I used to teach fifth grade.
I remember about ten thousand conversation where ten year old children were whispering to their friends that “He likes me, but I don’t know if he LIKES me.”
I remember at least 20 thousand conversations where one child confided in another, “I like her, but I don’t LIKE HER like her.”
They were little kids. They were trying to work out the nuances of enjoying someone’s company while a) not necessarily sharing any interests b) not necessarily agreeing with each other c) not wanting to run off and get married and make babies (how do you do that, anyway?)
When I was a teacher of young and innocent kids, these conversations made me smile. They made me appreciate the innocence of youth.
Now that I am a retired old grandmother, and the “He likes me!” comments are coming from the 73 year old, three times married President of the United States, my reaction is somewhat different.
I’m fighting off simultaneous urges to vomit and to run screaming into the night.
Yesterday I listened to Donald Trump’s comments as he left the G7 summit. I listened carefully to his every word.
And I must say, I have not changed my view that this man demonstrates a very significant language disorder.
He made many incomplete utterances. He left out specific nouns and verbs, leaving the impression that his ideas were drifting and pointless.
I suggest that you watch this video. Watch what happens when Trump strays from the script at about 3:18.
Note the incomplete, rambling thoughts. Note this mess:
“From the standpoint of trade and jobs and being fair to companies, we are really, I think, committed, I think they are really starting to be committed to a much more fair trade situation for the United States because it has been treated very unfairly…. Last year they lost 800, we as a nation, over the years, but, the latest numbers 817 billion dollars on trade and it’s unacceptable and everybody was told that.”
And then there was Trump’s assertion that our trade and international relationships were “a ten”, because the members of the G7 were reasonably polite to him.
He insisted that the relationships are fabulous because none of the leaders of the developed world stood up and called him a doody pants.
No matter what they thought of the big lying buffoon, all of the OTHER leaders of the free world had enough self control to be at least marginally civil to Donald J. Trump.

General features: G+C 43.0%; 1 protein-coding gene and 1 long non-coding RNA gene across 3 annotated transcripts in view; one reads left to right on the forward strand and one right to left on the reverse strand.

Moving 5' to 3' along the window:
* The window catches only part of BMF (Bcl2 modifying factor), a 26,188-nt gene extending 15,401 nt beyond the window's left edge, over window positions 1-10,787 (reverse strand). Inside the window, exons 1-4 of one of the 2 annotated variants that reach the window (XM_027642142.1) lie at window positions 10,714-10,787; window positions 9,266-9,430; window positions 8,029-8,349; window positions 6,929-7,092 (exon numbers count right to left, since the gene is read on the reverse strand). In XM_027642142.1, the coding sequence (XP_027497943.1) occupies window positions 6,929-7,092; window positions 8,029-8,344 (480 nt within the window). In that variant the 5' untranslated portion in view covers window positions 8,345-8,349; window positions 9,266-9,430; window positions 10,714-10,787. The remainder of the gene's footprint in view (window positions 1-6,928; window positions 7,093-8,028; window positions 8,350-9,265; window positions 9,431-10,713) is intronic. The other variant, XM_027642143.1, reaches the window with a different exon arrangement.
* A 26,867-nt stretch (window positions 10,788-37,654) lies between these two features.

Unfortunately, that gave our incredibly immature national leader the impression that all of those other powerful people “liked” him. And that was enough for him.
He assumed that because they “liked” him, he could safely call them names, accuse them of theft, criticize his predecessors who had been dealing with them for decades, and then tell them exactly what they had to do.
He thought that being “liked” meant that nobody would get mad at him, no matter what.
I must tell you, as a former teacher of fifth graders with autism, oppositional defiant disorder, cognitive disabilities, language disorders and other learning and behavioral challenges, that this underdeveloped ability to comprehend the nuances of human relationships is a major problem.
Our country, our beloved United States of America, is in the hands of a person whose intellectual and emotional development has not yet reached the level of a ten year old. A person whose mastery of the English language is both immature and obviously disordered.
I have no idea what it is that goes on the mind of Donald J. Trump, but I am very, very sure that whatever it is, it is based on the ideas and beliefs of a selfish child. I am very, very sure that what he thinks is never articulated in a way that makes any sense.
I am very sure that we are in a very dangerous place right now. This country is being led by a pouting, angry child whose emotional, intellectual and linguistic development are all dangerously impaired.
“I don’t like him. And I don’t know what to do.”